Houston's offense kept things close to try and keep Greinke in a position to win, going up 3-1 in the third on a two-run Aledmys Diaz homer and another coming in on an error. After San Francisco scored four unanswered to make it 5-3, Diaz homered again in the top of the fifth to cut the deficit to one run before Yuli Gurriel would tie it with an RBI double.

Astros stay in it, but Giants even the series by winning the slug-fest

With Greinke exiting with no outs in the fifth, Houston handed the ball to Phil Maton, acquired in the recent Myles Straw trade, to make his debut for his new team. He worked himself into a jam, allowing a single and hitting a batter to load the bases with one out, but was able to get back-to-back strikeouts to strike out the side and strand all three runners, keeping it a one-run game.

That proved pivotal in the top of the sixth, as with two outs, Martin Maldonado would launch a game-tying solo homer, making it 6-6. Blake Taylor took over out of the bullpen in the bottom of the inning but would face just three batters, getting two outs while leaving one on as Dusty Baker moved on to Cristian Javier. Javier would watch the Giants retake the lead, getting back-to-back singles to bring in a run and make it 7-6.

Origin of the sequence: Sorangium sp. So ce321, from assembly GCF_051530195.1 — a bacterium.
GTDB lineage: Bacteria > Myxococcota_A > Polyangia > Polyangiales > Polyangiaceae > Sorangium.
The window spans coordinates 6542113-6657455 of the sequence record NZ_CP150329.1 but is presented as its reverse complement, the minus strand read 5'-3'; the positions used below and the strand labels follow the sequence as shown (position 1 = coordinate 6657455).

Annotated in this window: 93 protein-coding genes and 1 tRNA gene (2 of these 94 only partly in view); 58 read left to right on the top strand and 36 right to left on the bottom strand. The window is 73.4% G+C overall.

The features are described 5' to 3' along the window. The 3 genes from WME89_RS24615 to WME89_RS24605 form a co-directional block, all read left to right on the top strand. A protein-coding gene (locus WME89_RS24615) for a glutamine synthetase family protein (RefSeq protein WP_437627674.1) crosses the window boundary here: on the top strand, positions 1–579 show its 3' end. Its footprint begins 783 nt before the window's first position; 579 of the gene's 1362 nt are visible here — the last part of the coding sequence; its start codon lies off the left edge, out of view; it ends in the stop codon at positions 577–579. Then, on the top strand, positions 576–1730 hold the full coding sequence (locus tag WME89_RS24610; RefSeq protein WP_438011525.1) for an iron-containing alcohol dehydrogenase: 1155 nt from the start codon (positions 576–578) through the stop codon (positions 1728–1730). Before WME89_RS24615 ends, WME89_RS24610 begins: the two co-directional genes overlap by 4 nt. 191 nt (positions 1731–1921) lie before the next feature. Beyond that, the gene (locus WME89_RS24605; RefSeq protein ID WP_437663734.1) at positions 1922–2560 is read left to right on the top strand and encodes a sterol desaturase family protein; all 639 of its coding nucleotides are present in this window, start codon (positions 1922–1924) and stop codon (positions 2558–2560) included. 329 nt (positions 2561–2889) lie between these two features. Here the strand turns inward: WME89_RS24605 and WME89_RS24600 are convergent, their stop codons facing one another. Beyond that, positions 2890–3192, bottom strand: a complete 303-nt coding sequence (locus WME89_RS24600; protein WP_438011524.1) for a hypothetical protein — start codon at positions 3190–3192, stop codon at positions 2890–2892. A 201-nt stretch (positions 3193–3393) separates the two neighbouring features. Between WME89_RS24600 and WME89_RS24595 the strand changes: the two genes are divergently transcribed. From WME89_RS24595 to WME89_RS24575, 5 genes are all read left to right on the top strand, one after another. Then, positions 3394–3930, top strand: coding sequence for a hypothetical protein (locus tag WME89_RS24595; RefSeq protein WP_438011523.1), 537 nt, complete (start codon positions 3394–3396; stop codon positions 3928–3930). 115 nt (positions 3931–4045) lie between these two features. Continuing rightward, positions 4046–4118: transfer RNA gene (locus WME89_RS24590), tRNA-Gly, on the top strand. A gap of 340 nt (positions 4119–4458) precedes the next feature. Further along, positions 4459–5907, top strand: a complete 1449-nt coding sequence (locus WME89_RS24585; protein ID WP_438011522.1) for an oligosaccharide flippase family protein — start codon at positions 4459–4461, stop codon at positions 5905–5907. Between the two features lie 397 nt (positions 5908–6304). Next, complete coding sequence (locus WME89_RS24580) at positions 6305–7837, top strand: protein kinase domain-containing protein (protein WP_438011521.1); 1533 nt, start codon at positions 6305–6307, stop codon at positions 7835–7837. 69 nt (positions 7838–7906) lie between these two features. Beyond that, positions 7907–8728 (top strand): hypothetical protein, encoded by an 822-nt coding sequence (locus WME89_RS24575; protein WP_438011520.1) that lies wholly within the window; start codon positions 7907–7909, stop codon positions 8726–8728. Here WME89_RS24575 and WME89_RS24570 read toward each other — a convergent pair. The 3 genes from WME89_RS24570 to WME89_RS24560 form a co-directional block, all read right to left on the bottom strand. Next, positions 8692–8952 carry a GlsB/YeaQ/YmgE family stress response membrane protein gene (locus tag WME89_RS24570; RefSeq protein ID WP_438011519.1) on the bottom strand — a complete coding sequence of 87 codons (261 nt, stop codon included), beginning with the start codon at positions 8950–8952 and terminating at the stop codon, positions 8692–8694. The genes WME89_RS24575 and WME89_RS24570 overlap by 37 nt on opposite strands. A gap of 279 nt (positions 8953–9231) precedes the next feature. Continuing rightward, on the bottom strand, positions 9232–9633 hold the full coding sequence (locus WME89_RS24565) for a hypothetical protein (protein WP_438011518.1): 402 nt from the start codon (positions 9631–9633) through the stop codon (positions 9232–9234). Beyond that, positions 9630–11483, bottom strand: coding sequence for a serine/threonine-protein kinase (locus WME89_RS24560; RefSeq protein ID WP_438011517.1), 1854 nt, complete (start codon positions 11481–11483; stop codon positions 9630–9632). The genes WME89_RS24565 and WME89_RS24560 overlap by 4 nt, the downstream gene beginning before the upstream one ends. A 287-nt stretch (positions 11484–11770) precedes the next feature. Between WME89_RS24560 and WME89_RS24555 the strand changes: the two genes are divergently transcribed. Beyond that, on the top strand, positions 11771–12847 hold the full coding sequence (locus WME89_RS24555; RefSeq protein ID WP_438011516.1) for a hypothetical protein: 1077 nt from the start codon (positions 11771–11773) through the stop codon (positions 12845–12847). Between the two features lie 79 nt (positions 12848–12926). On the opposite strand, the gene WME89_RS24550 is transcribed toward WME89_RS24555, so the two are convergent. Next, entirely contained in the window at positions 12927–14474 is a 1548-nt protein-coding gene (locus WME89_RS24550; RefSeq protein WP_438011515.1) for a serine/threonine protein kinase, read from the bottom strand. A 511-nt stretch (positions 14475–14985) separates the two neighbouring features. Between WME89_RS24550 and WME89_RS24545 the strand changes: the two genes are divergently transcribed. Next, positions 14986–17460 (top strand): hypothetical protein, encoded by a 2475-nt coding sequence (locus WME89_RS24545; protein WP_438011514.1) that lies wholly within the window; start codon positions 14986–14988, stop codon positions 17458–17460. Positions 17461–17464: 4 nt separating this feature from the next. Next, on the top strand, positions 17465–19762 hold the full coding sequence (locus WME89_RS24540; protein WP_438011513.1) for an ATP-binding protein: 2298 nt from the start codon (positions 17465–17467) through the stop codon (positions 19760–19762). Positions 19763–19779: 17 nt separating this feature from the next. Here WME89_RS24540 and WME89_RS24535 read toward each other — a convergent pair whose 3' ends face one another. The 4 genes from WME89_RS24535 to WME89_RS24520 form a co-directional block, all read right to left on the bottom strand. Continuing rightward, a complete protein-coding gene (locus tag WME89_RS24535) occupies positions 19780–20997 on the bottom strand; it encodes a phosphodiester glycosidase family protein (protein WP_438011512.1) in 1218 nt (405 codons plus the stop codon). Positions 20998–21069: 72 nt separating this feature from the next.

Javier stayed in the game in the bottom of the seventh, allowing a leadoff single but erasing it by striking out the next three batters. Still a 7-6 game in the bottom of the eighth, Yimi Garcia made his Astros debut but did not keep the score there, allowing a leadoff solo homer to make it a two-run game. The 8-6 score would go final as Houston's offense came up empty again in the top of the ninth, setting up a rubber game in the finale.

Up Next: The series finale will get underway at 3:05 PM Central on Sunday in San Francisco. Luis Garcia (7-5, 3.19 ERA) will take the mound for Houston, going opposite Logan Webb (4-3, 3.36 ERA) for the Giants.